The Abzorbaloff is an alien monster who appeared in Doctor Who and acted as the sole antagonist of the episode "Love & Monsters".
He was portrayed by Peter Kay.
As is implied by the monster's nickname (his real name is never said in the episode, but the Doctor and Elton Pope coin the nickname for him) he can absorb living beings into himself, gaining their memories and knowledge as a result - his victims retain some awareness for up to two weeks after being absorbed, giving him a truly horrific appearance as the faces of his victims are still visible, however after a few weeks they are fully absorbed into his form.
However, in order to keep his power from going out of control, the Abzorbaloff had to rely on a limitation-field (disguised as a cane) to stop the collected souls from tearing his own form apart.
Little is known about the Abzorbaloff's past or whether his powers are standard for his species, though it is known that he comes from the planet Clom, which is the twin planet of Raxacoricofallapatorius (the home planet of the Slitheen and the Blathereen). Disguising himself as a wealthy socialite named Victor Kennedy, the Abzorbaloff recruited the services of LINDA (a group of friends who investigated the Doctor) in order to find the Doctor so he could absorb him.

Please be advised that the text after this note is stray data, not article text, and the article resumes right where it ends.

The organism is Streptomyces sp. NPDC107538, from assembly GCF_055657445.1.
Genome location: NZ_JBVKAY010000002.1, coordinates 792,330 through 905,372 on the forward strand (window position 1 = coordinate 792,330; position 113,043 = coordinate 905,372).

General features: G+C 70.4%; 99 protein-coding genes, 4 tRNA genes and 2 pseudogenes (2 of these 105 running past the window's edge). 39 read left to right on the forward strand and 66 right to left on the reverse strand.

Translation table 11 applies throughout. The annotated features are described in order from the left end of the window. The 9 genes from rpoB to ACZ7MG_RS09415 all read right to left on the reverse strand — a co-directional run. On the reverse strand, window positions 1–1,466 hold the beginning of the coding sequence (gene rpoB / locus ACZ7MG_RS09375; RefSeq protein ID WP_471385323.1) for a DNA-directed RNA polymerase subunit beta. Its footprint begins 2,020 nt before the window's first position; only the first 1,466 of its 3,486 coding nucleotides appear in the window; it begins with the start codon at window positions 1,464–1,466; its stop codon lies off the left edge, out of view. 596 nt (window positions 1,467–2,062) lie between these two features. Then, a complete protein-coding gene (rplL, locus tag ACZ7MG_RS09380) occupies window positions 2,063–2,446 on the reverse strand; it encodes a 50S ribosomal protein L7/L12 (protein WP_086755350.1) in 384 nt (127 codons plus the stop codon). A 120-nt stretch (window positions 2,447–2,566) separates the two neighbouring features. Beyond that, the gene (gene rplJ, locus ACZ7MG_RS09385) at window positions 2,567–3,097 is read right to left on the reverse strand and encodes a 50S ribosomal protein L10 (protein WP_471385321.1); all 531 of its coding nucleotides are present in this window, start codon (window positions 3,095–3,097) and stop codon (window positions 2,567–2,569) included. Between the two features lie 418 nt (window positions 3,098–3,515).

The Abzorbaloff planned on absorbing the Doctor into his form to gain the vast memories and knowledge a Time-Lord would possess but was defeated when the Doctor used his empathic skill to rouse the many trapped souls within Abzorbaloff to fight back against their tormentor.
As the Abzorbaloff struggled to contain the rebelling souls he dropped his cane, which was promptly snapped - destroying his limitation-field and thus the monster melted into nothingness as his powers went completely out of control.
- The Abzorbaloff was created by a nine-year-old boy named William Grantham as part of a drawing competition on British children's series Blue Peter, where the winning would have their monster appear in an episode of Doctor Who. The Abzorbaloff remained true to the drawing except for the size as Grantham had intended for him to be the size of a building rather than human-sized.